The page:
Impeachment Has Become A Dangerous New Normal

Impeachment Has Become A Dangerous New Normal

For 187 years, the United States had only one president face impeachment. Since 1974, three have. This is a disturbing and dangerous trajectory.
David Marcus
By

For the first 187 years of American history, exactly one president, Andrew Johnson in the 1860s, faced impeachment. In the last 45 years, three presidents have: Richard Nixon, Bill Clinton, and now Donald Trump. Put another way, only one of the first 36 presidents had impeachment brought against him, but three of the last nine have. What has traditionally been an extreme and extremely rare tool for emergencies has turned into a process one out of every three chief executives has faced.

This is a wildly dangerous trajectory for the country. Since the founding of America, no other nation on earth has had such a successful record of transferring executive power through free and fair elections. With the exception of Nixon’s resignation, the only other exceptions occurred when presidents died in office. The normalization of impeachment threatens that record by making the process an extra electoral means of choosing the president.

There is no reason to anticipate that this recent spate of impeachments will tail off anytime soon. This is true because not only has the frequency of impeachment quickened, the standard for impeachment has been eroded. This arguably began with the Clinton impeachment, which although it was somewhat bipartisan and there was an actual crime of perjury, was rooted in a private sex act that few thought warranted the overturning of an election result.

In the Trump impeachment, the bar got even lower: Not only was the vote to impeach entirely partisan, even after Democrats said that would not be legitimate, it also did not claim any specific crime, instead choosing vague charges of abuse of power and obstruction. This leaves the door wide open for a future House of Representatives controlled by the opposite party to the president to pursue impeachment for almost anything.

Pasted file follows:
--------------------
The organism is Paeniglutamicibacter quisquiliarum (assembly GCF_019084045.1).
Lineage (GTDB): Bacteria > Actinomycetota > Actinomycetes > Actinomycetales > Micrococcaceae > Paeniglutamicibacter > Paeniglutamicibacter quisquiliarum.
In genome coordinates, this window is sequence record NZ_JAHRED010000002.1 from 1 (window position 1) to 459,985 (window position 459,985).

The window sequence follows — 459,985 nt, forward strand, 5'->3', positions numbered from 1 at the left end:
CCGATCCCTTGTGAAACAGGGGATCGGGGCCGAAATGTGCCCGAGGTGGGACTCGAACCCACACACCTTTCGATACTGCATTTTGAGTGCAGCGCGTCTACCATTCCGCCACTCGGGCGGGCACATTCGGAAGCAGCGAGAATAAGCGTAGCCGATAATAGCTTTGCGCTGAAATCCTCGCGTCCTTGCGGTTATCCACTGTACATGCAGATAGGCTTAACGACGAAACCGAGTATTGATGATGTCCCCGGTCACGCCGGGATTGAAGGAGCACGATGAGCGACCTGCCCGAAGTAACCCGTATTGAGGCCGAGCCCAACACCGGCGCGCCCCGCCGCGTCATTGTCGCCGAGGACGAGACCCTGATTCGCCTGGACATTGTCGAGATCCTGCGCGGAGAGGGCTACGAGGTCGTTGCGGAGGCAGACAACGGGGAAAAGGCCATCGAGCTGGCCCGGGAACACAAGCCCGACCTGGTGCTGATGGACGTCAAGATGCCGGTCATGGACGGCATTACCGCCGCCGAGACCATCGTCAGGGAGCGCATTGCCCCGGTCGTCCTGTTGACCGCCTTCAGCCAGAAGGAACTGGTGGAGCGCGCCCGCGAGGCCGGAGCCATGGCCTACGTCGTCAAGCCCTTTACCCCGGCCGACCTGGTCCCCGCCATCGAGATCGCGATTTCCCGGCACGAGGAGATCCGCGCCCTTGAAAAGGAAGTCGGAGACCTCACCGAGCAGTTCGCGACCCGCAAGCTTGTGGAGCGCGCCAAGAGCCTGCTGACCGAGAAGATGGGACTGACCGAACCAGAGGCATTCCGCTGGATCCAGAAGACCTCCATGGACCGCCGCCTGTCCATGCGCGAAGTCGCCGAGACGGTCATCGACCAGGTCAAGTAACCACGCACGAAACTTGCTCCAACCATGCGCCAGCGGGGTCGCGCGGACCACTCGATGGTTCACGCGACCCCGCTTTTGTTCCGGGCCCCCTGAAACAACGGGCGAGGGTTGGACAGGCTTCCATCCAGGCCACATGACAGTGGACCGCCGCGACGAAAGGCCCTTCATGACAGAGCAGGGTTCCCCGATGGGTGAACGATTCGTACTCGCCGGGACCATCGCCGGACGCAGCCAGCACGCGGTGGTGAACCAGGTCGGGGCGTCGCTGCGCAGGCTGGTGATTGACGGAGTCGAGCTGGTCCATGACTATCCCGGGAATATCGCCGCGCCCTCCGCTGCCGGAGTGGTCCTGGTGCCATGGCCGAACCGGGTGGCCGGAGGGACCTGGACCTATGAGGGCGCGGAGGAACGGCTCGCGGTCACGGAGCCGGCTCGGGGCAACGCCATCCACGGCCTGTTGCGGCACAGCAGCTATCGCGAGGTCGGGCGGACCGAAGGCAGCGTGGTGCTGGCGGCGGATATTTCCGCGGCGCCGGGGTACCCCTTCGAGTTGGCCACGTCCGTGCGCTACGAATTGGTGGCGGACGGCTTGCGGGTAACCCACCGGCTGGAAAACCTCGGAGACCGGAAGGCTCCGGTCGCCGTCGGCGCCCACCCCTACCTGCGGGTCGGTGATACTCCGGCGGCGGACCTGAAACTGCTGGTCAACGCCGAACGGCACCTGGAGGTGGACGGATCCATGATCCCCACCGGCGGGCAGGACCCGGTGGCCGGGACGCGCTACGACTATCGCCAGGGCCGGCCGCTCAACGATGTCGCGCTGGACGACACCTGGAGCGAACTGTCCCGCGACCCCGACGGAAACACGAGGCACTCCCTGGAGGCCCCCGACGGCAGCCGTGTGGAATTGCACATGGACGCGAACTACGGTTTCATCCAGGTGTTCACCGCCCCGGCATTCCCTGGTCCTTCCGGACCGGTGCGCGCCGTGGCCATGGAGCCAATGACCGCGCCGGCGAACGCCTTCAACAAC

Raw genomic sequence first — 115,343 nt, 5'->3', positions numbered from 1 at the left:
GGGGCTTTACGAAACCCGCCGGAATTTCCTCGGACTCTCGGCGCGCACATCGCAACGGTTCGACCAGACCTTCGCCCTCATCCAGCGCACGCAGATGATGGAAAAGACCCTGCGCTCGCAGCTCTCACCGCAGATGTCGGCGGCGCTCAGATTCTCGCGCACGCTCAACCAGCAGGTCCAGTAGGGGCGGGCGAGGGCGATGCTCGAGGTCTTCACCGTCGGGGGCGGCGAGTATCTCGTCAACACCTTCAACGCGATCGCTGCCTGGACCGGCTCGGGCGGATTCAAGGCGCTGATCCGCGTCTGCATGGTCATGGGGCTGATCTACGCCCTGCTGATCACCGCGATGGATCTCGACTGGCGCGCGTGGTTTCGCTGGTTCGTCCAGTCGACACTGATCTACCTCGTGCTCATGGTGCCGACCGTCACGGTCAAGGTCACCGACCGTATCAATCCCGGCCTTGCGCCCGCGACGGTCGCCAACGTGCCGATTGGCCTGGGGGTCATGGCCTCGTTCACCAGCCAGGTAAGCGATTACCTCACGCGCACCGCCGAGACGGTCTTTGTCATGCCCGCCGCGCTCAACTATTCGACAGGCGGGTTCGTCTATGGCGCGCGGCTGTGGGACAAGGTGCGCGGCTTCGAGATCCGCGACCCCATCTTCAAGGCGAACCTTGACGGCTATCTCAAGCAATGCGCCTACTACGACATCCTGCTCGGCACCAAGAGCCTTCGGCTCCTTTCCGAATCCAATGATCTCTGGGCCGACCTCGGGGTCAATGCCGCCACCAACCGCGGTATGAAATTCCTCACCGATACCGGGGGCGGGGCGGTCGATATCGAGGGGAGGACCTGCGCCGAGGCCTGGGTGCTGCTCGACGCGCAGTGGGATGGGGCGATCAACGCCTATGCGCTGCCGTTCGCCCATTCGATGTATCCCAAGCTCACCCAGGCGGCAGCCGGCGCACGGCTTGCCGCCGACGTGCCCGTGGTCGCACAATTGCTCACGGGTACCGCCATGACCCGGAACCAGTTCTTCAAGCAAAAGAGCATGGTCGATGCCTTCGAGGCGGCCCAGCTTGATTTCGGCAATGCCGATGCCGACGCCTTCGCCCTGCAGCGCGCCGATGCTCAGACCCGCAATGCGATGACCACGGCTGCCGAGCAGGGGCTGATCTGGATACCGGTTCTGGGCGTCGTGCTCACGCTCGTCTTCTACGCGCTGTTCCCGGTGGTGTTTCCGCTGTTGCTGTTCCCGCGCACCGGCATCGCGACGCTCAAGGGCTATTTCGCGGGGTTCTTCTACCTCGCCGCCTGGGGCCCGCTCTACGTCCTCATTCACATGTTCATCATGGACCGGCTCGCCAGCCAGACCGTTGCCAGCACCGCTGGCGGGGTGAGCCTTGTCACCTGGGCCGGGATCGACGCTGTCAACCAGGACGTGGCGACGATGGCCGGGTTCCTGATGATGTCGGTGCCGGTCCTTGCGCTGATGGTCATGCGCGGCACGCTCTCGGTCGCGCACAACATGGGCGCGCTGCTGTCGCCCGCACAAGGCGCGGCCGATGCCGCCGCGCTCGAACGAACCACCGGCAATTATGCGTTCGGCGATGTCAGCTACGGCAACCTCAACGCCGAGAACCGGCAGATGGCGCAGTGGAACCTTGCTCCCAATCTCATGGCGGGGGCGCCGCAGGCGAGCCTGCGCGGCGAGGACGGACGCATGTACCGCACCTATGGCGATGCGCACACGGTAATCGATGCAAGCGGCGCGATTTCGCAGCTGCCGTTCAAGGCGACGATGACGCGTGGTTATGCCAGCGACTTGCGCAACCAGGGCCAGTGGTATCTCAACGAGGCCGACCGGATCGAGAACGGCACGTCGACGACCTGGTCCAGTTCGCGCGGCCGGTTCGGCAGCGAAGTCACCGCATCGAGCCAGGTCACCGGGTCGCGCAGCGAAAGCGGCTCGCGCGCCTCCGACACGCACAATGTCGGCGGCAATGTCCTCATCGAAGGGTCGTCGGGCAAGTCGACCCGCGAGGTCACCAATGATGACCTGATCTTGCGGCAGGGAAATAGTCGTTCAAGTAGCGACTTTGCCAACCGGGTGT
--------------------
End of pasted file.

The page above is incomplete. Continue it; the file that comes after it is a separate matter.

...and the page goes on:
To make matters worse, history shows us that the first midterm after being elected tends to go badly for sitting presidents. Whether it was Barack Obama’s 2010 “shellacking” or the blue wave of 2018, we saw the pendulum swing back to the party out of power. This means it is very likely that the conditions needed for impeachment will occur again and again.

This troubling trend showcases the dysfunction of our federal government in recent decades. Consider that from 1787 to 1992 the Constitution was amended 27 times, or roughly every seven years. Since 1992 there have been no successful amendments. For most of American history, Congress was able to conduct its positive duty of amendment often, but almost never its most negative one, impeachment. Now the exact opposite is true.

Also, while the two-thirds majority needed in the Senate to remove a president is still a very high bar, impeachment itself, as in the action taken by the House, has lost historical significance. Democrats gravely state that Trump is impeached “forever,” but so what? So is Clinton. News outlets remind us constantly that we are watching history unfold. When actual moments of great historical importance occur, people don’t need to be told how special they are. This is now the third impeachment of my lifetime, and I have no reason not to expect more.

The normalization of impeachment is corroding not only how we govern ourselves, but how we treat those with whom we disagree politically. It is no longer sufficient to lose an election and work with the other side while trying to wrest back power. Now we must call the other side illegitimate, now we reach for what was once the rarest remedy in the toolkit as if it is an Allen wrench and the government a cheap piece of Ikea furniture.

The best possible outcome for this impeachment is that Trump is quickly acquitted and Democrats pay a political price for it. That may well happen. After all, Clinton saw a spike in popularity after his impeachment. But even a stern rebuke by the voters may not be enough to stem this modern passion to impeach. As party bases take more power from the cooler, calmer establishment types on both sides, angry calls for impeachment are likely to become more, not less, likely.

The United States is a republic, not a democracy, but democratic and electoral principles and processes are the foundation of that republic. Are we to become a nation that chooses its leaders through partisan trials instead of elections? It is hard to imagine a future that takes us farther away from the goals of the founders.

David Marcus is the Federalist's New York Correspondent. Follow him on Twitter, @BlueBoxDave.

Copyright © 2020 The Federalist, a wholly independent division of FDRLST Media, All Rights Reserved.